Millennial couple in Kansas needs help making ends meet on $500,000 a year – MarketWatch


Let’s just say sympathy is in short supply.

In an example of extreme American consumerism, one anonymous man, using the handle Slavikfill, claimed to be seeking tips on how to stretch his household income of $500,000 a year when he posted his since-removed budget on Reddit.

“My wife and I are in our early thirties. We live in Kansas. I’m a CTO of well known startup, and she’s a model,” he wrote. “As you can see, each year we have a large deficit. Currently, we add that to our mortgage each year. We’ve been doing this for 2 years. I’d appreciate any advice on how to reign our situation in.”

Here’s what his self-reported financial mess looks like:


Where to start?

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First of all, the median household income in Kansas comes in at $56,422 — add to that the fact that the median home value in the state, according to Zillow, is down around $140,000 (though prices would be expected to run higher in more urbanized areas such as the Kansas City suburbs or Lawrence). So, as you might expect, not a lot of tears being shed there.

The gist of the feedback — besides questions over whether it’s true or just expert trolling — is that nearly all the expenses could be slashed dramatically. Specifically, critics called out the $3,000 spent on food and the $2,000 on clothes.

“You just don’t want to compromise your current lifestyle,” writes HollowestOfHalos in the most upvoted comment in the thread.

LordOverThis drilled down into the numbers: “$36,000 a year on food; $30,000 on property taxes; $120,000 on a mortgage; $24,000 on clothing,” he wrote. “I mean … it’s kind of obvious. Everything you do is to be ostentatious. Your food budget alone is a livable salary in the Midwest.”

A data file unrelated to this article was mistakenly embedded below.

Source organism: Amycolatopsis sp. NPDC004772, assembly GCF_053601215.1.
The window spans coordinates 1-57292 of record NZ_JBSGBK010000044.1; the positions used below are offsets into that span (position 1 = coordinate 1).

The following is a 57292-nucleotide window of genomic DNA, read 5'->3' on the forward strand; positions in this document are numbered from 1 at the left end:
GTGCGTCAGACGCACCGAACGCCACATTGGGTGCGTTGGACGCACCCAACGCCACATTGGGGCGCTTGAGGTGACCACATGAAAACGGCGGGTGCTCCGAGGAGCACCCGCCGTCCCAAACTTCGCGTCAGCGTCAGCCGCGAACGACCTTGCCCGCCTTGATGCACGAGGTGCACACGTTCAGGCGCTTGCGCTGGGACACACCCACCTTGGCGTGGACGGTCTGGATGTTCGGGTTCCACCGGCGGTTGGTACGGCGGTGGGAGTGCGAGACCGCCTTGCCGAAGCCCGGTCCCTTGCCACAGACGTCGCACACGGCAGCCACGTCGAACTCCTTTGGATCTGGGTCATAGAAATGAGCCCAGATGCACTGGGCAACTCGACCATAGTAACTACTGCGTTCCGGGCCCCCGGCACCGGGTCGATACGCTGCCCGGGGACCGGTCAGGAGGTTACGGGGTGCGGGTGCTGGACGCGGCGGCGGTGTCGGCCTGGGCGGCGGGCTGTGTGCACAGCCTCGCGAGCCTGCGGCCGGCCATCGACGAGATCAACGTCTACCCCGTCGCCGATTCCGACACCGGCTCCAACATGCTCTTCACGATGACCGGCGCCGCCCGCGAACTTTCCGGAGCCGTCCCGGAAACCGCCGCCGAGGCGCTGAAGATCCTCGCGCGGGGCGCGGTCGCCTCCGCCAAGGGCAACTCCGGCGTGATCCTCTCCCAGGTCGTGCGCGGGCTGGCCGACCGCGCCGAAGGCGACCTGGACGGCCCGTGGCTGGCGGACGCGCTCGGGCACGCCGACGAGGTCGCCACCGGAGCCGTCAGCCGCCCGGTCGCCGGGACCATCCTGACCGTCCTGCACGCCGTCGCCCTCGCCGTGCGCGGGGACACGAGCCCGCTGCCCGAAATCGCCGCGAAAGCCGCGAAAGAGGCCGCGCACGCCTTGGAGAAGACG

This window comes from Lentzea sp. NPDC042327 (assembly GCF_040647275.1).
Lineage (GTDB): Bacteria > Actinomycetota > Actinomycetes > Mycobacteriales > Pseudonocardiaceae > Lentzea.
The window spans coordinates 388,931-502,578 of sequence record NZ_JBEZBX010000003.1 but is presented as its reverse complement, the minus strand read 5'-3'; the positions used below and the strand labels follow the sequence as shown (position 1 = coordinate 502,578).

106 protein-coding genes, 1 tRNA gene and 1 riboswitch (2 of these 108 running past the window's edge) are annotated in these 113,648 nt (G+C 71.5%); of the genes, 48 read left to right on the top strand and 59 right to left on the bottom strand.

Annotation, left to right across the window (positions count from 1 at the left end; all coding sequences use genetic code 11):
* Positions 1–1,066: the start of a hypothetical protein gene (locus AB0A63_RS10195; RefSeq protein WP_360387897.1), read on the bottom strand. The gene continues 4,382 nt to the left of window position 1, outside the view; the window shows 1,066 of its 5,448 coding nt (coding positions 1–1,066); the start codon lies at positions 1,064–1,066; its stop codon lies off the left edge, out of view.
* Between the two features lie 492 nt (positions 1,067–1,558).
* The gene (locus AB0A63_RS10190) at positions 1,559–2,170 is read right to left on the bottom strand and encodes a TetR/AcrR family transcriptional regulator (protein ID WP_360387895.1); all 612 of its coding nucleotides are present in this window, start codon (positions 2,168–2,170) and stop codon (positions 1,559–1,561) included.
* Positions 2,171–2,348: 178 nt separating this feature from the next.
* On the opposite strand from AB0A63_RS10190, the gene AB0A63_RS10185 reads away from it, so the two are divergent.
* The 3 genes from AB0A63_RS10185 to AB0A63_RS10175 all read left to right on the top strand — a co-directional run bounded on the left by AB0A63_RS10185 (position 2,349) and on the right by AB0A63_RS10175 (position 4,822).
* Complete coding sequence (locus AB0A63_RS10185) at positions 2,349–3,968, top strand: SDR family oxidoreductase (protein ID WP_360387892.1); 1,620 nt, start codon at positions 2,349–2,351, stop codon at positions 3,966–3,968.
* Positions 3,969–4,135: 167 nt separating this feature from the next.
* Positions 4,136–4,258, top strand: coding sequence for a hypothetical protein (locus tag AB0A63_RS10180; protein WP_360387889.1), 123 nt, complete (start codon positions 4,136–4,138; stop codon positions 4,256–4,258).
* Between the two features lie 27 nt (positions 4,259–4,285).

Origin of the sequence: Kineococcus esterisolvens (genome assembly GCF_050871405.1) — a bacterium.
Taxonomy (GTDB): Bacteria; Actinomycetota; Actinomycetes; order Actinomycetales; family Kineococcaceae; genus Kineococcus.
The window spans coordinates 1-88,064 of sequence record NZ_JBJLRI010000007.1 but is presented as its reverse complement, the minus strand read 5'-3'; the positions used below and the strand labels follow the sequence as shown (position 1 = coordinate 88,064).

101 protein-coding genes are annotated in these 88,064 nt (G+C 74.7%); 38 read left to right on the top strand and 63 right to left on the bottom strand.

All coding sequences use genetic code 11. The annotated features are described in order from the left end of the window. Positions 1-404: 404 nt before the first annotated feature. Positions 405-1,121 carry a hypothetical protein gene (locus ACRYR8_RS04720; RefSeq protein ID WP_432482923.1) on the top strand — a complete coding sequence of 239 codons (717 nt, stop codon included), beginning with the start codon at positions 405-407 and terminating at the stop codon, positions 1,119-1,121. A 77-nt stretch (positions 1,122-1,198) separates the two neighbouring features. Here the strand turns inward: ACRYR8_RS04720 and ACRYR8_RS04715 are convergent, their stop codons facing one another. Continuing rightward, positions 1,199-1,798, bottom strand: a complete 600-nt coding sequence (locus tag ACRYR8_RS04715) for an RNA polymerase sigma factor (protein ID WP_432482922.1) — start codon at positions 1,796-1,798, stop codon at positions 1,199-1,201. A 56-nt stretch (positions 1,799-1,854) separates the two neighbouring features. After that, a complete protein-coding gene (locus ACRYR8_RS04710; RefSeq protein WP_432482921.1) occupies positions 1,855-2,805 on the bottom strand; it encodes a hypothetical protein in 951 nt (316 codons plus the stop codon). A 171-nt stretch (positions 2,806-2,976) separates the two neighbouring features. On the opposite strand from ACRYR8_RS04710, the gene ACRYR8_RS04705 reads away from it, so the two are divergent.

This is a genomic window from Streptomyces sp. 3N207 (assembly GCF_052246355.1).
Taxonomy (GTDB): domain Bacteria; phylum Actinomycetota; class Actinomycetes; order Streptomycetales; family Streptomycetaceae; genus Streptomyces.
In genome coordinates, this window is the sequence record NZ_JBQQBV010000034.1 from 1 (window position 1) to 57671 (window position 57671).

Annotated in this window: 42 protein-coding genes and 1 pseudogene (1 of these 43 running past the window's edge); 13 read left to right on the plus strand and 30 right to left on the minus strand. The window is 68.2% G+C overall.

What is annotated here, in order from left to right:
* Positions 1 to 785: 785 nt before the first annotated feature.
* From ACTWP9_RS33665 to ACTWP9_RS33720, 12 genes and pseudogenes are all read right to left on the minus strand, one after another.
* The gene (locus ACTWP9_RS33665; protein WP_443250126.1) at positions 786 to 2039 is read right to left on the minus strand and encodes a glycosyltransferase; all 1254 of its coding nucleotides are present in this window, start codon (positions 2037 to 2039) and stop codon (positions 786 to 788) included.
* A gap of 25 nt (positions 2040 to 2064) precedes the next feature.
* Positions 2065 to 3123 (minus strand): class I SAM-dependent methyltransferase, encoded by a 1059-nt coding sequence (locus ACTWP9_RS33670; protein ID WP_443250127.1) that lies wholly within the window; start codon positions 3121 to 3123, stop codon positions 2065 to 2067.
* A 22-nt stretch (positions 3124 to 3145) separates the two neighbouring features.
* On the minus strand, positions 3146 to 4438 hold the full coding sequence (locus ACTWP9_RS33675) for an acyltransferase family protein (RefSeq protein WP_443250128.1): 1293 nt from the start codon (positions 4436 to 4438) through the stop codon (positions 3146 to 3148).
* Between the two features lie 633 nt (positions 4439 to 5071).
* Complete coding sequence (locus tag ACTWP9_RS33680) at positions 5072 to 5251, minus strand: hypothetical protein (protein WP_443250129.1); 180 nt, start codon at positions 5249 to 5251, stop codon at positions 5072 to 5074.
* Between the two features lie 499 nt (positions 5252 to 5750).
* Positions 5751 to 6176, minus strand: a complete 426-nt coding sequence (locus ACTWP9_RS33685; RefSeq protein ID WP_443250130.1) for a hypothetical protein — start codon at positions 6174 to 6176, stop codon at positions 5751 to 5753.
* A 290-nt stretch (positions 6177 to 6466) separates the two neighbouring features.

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Yes, $100 a day spent on food seems way over the top, even if the couple lived in New York City — but in Kansas?

As for clothing costs, Slavikfill blames his wife’s job as an “influencer.”

But, as with many homeowners across the country these days, it’s the mortgage that does the most damage. In this case, Slavikfill spends $10,000 every month, and that doesn’t even include the taxes. His explanation: He bought the house for about $1.3 million on a 10-year term, hence the high monthlies.

“Refi into a 30-year like a normal person. That mortgage is just absurd,” says Bbekks. “Why would you enter that mortgage and then complain about not pocketing enough cash?! You are literally doing this to yourself.” Outlawsix put it even more bluntly: “A 10-year term is stupid if you can’t manage your money.”

Basically, a 10-year mortgage offers lower lifetime interest but higher monthly payments that build equity much faster than a 30-year. If Slavikfill switched to a 30-year, he’d take far longer to pay off his home but would cut his monthlies.

Then there’s an item that stands out as perhaps completely unnecessary even for a couple of across-the-board overspenders: $100 a month on bitcoin BTCUSD, +0.30% — but, considering the crypto’s performance lately, he’s probably not in a hurry to remove that budget line.

One parting tip from RicoRodimusPrime: “Honestly the only and best advice I can give you is don’t care what others think of you,” he wrote. “You could cut your lifestyle down to [$10,000] a month and still live better than 95% of the population. … When you stop caring about being flashy or having the newest car, latest style etc you will find you can control your money better.”

Well, points for creativity if nothing else. Have advice for Slavikfill? He apparently needs it, so leave it in the comments.